Home Hopewell Valley News Hopewell News Lawver resigns; Davy appointed Pennington’s new mayor

Lawver resigns; Davy appointed Pennington’s new mayor

Former Pennington Councilman James Davy was appointed Pennington’s new mayor following the recent resignation of former Mayor Joe Lawver.

Davy was appointed through a unanimous vote by the Borough Council at a council meeting on June 7.

“James Davy brings a lot of experience to the position of mayor. He is a long time Pennington Resident who has previously served on Borough Council,” Council President Catherine Chandler said. “He is currently the Distinguished Practitioner in Residence in the School of Public Affairs and Administration at Rutgers University.”

Councilman Charles Marciante nominated Davy for mayor. Chandler, and Council members Deborah Gnatt, Ken Gross, Marciante, Beverly Mills and Liz Semple voted “yes” on the appointment.

“I really do appreciate the honor of the council considering, voting and authorizing me as the next mayor of Pennington. I am looking forward to working with all of you and I think we will continue to do great things for the town of Pennington,” Davy said after his swearing in on June 7. “Pennington is a town that I love. I have been connected to Hopewell Valley for 42 years and 19 of the years as a resident of Pennington.”

He added that he hopes to continue to preserve, protect and advance Pennington’s hometown family environment as mayor.

Davy previously served on Borough Council from 2013-16. He was a former New Jersey commissioner of Human Services and worked as an administrator for Hopewell Township.

“Jim will be fantastic. He served on council before and he knows what is going on and the people involved,” Lawver said. “With his past professional experience he understands how small municipalities need to run efficiently and he is a great person to see that the borough continues to do that.”

Davy now succeeds Lawver, whose resignation was effective June 6. He fills Lawver’s unexpired term until Dec. 31, 2023.

“My wife and I had some plans that basically came together sooner than we expected,” Lawver said to the Hopewell Valley News about his decision to resign. “For instance, we are building a house in Princeton that we did not think was going to happen this fast, but for variety of reasons it did. That is what drove the timing, nothing else outside of personal circumstances coming together faster than expected.”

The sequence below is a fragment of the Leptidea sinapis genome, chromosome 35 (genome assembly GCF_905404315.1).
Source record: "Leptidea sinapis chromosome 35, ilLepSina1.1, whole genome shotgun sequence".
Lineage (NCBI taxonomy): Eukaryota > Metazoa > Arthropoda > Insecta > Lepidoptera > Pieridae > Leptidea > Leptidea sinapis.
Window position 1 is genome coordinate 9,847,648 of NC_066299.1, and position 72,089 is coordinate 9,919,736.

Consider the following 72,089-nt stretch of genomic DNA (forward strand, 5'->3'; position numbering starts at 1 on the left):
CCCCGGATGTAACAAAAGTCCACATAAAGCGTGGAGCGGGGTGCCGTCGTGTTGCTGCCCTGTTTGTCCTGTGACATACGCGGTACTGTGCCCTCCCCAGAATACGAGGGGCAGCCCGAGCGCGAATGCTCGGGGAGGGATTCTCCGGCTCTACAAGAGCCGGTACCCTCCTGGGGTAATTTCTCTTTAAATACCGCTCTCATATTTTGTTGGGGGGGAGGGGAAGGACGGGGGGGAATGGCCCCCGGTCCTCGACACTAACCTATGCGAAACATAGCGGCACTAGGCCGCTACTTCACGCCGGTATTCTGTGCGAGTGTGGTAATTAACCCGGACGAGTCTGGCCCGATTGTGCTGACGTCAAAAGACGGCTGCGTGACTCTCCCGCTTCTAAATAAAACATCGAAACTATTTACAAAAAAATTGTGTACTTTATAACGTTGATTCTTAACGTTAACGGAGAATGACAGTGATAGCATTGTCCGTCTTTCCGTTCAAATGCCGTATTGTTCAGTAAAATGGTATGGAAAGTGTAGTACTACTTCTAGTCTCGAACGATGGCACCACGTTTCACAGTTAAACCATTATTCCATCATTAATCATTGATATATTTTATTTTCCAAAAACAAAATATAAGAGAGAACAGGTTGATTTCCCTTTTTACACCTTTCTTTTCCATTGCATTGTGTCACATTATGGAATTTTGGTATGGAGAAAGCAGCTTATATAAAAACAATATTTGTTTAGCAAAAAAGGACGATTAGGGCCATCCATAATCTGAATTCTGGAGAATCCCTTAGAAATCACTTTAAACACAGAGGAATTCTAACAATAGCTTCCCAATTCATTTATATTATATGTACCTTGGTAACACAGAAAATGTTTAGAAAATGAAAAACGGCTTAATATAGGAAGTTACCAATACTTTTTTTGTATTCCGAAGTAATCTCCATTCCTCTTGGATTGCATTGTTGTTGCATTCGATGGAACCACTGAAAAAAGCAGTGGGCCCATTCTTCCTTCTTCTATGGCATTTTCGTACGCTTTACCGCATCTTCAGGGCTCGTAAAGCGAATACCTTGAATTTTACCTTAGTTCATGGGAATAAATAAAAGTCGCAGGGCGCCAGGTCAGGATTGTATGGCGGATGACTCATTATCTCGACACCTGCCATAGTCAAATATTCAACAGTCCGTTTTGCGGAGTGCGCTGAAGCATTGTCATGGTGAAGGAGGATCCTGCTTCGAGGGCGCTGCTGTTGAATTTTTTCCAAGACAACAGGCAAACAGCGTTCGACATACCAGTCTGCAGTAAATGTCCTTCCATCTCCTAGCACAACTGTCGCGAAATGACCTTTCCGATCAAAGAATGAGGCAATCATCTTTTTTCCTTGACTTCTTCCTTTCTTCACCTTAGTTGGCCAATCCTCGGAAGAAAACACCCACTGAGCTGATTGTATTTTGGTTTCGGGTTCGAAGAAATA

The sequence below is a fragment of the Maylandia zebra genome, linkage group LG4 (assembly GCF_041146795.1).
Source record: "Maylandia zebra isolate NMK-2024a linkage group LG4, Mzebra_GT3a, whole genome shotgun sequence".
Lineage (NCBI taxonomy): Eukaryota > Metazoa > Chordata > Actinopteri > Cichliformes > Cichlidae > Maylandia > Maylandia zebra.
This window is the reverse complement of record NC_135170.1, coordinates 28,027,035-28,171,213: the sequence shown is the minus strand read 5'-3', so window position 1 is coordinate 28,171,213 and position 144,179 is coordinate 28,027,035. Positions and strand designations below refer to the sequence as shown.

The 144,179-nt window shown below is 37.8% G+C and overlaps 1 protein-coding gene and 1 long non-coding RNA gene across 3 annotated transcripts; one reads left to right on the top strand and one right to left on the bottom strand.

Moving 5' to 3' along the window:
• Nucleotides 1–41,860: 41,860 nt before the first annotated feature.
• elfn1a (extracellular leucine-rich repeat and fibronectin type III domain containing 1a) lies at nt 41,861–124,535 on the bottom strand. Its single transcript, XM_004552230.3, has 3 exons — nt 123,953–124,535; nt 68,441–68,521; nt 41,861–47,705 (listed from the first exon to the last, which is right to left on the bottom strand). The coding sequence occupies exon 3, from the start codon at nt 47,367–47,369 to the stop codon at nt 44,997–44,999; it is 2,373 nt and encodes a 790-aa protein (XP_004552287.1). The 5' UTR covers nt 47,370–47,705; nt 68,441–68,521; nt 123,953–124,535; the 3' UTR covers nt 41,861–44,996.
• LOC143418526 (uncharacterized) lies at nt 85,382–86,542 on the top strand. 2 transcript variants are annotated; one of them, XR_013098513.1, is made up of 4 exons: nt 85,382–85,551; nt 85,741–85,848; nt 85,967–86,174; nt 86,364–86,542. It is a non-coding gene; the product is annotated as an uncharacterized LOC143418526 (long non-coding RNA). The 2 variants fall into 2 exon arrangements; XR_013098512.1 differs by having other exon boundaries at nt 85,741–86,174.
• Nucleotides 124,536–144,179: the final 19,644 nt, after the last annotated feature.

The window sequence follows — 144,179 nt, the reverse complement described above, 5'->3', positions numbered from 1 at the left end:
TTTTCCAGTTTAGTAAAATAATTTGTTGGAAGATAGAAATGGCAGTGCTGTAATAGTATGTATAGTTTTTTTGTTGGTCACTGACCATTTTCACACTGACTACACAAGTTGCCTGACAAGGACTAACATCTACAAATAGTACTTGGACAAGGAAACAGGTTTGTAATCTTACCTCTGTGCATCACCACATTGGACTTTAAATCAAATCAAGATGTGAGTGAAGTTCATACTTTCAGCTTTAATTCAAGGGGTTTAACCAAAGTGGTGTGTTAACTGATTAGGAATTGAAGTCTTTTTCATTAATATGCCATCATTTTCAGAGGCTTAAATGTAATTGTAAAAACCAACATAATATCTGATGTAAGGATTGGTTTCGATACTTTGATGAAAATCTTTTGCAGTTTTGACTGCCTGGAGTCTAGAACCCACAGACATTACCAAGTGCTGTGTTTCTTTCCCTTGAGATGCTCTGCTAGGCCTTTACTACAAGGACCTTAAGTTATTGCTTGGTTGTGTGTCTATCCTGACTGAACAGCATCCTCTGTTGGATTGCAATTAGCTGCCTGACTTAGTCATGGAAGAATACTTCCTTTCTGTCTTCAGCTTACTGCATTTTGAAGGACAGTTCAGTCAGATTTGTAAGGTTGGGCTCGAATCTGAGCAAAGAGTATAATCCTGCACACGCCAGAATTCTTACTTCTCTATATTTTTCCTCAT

Through more than 10 years of municipal public service, Lawver has served on the Borough Council and as the governing body’s council president, prior to becoming Pennington’s mayor.

“Joe (Lawver) has left an impact. Not just from his short tenure as mayor but from his many years as council member. As mayor, Joe safely steered us through the pandemic,” Chandler said. “He was also key in the transition from a director of public safety to hiring a police chief. He kept a sharp eye on expenditures as well as maintaining a road maintenance program. I think the processes and procedures that he created will serve Pennington well in the future.”

Lawver was appointed mayor in December of 2018 after the retirement and resignation of the late former Mayor Anthony Persichilli that same month.

Lawver completed the rest of Persichilli’s unexpired term in 2019 and would earn a full-term as mayor following his appointment in late 2018.

He said he won’t rule out a future run for public office.

“I am not going to say ‘no’ to that. I will continue to be engaged in building strong communities – that is what makes me happy and excites me,” Lawver said. “Whether that is working as community volunteer at the Pennington Library or help lead the Hopewell Valley Mobile Food Pantry, I will be involved in building strong communities in whatever way or opportunities that present themselves.”

Currently, Lawver will also temporarily serve on Pennington’s Planning Board.

“But other than that I will still involved in Pennington as a volunteer,” he said.

His highlights of serving as mayor include the people such as residents, other elected officials, staff and professionals the borough works with.

“The staff that we have and professionals we work with are by far and away the highlight. They are a fantastic group of individuals who really come to work to perform the task at hand and figure out the best way to build this community,” Lawver said. “The accomplishment I’m certainly excited about is Pennington making the carbon-free pledge by 2035, which is an opportunity for a small town like Pennington to lead.”

Other accomplishments Lawver pointed to had been bringing Hopewell Township and Hopewell Borough together with Pennington to invest in the existing senior center, while plans for another community center evolve and develop.

“Another one I would point to is building a culture of long-term planning in the borough. And Glen Griffiths was great in this regard, too,” he said.  “If you ask us today, we can tell what our next four or five road projects and these are the kinds of investments we are going to be making. Having a capital plan and understanding the budgetary impacts four or five years out.”

The most challenging period as mayor has been dealing with the COVID-19 pandemic and figuring out how to continue to serve the Pennington community and keep employees safe, Lawver added.

“The most challenging period was COVID-19 hands down,” he said. “We had to reinvent the way we did things and then we had to work very closely with Hopewell Township, Hopewell Borough and Health Officer Stephanie Carey from Montgomery Township and ultimately Health Officer Dawn Marling from Hopewell Township to quickly vaccinate our most vulnerable populations. Pennington leads – if not the state – we certainly lead the county in vaccination rates.”

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